Just about two years to the day that I took the photo below I ran a post on this site about the cleanup of Onondaga Lake, one of the most polluted lakes to be found in the continental United States. It was a massive project with a variety of fronts but the largest belonged to the dredging and capping of the lake floor. Over two million cubic yards of contaminated soil was dredge and pumped to a consolidation area located on former Allied Chemical wastebeds. Another 450 acres of lake bottom was capped with a variety of material to effectively seal in a variety of heavy metals and other toxins. All this meant there were barges with cranes and diggers, a never ending stream of dump trucks hauling stone, and always something to be seen nearly seven days a week. The project is now mostly finished so the question must be asked. Why was there so little footage? I guess I dropped the ball on this one. To be fair, it’s was difficult to get decent shots when the main action took place between an active construction zone and a four lane highway.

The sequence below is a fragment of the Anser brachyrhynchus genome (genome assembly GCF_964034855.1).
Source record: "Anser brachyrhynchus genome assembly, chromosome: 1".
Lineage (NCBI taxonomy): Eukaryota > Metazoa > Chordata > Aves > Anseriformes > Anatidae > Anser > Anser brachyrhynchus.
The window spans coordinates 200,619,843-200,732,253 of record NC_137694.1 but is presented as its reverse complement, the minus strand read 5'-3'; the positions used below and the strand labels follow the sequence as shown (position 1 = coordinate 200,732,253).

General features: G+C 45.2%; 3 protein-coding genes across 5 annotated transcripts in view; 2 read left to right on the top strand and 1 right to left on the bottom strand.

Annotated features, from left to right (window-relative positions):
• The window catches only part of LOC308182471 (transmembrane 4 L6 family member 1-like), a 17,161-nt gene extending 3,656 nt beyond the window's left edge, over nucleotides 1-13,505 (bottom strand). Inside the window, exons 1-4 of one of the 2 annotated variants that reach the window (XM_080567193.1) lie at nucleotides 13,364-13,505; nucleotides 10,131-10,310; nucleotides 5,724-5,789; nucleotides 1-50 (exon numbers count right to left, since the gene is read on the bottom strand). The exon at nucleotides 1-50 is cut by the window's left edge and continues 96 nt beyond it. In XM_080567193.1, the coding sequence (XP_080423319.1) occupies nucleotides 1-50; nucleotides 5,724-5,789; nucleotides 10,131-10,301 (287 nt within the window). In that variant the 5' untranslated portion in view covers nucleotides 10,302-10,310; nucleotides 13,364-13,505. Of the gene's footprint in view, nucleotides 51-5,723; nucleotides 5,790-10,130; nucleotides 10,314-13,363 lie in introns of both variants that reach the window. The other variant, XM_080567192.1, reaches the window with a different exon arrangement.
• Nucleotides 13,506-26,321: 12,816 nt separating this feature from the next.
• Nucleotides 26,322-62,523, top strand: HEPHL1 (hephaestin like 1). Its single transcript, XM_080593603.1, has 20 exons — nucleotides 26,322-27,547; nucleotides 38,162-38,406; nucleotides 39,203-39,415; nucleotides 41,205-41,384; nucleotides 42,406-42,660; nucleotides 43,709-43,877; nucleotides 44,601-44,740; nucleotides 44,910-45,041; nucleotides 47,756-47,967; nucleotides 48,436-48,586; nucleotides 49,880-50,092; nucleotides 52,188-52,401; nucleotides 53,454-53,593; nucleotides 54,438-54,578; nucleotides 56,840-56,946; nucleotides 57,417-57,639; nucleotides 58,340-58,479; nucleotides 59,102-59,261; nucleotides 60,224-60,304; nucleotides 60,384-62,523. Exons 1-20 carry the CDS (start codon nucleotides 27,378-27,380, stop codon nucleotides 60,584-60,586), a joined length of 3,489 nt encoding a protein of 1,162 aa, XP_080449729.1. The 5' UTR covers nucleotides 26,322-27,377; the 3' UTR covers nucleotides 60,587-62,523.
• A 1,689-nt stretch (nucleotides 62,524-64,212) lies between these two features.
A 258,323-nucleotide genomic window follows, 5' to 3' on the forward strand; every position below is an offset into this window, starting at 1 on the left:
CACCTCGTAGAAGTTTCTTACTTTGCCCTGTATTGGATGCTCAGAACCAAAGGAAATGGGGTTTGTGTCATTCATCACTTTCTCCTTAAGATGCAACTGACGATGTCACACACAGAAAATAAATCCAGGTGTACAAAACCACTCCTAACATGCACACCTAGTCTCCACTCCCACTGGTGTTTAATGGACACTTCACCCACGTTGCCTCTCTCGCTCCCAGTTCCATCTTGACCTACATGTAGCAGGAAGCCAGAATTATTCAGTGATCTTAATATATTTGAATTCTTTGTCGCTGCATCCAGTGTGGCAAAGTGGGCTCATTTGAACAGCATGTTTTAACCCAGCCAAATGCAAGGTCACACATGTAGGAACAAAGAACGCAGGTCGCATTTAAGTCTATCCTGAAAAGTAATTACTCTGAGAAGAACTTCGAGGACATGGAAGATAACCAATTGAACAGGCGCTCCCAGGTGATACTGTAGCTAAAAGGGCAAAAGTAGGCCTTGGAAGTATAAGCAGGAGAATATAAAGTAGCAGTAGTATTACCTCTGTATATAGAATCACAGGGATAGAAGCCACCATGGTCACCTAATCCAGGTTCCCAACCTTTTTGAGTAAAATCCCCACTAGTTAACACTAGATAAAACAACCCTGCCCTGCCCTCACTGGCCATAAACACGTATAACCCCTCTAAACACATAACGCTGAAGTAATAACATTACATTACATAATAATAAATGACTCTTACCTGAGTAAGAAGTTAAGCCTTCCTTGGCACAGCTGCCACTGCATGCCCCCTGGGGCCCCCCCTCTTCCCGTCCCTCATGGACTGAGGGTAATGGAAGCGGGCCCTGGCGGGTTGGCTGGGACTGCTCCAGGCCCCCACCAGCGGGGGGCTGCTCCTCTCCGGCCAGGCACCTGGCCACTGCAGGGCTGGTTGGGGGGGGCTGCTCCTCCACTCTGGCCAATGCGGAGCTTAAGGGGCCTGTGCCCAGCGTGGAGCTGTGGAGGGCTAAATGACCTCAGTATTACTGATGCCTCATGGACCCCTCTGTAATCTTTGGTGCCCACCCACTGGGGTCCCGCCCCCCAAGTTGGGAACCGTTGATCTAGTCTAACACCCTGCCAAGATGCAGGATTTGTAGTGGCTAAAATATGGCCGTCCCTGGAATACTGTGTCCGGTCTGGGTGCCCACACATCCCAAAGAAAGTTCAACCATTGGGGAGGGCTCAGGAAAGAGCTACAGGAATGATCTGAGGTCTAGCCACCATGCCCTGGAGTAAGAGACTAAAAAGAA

The barge you see below was one of many that floated around the lake depositing large pieces of stone and soil to help lay the lake floor cap. A large floating pipe carried the material from pumps on the shoreline.
Trucks like this one from Riccelli Enterprises made a seemingly endless loop between the barge loading areas and the material stockpile areas.
Maybe it’s better that I didn’t capitalize on one of the worst mistreatments of the local environment in recent history. What kind of person would that make me be if I had? 😉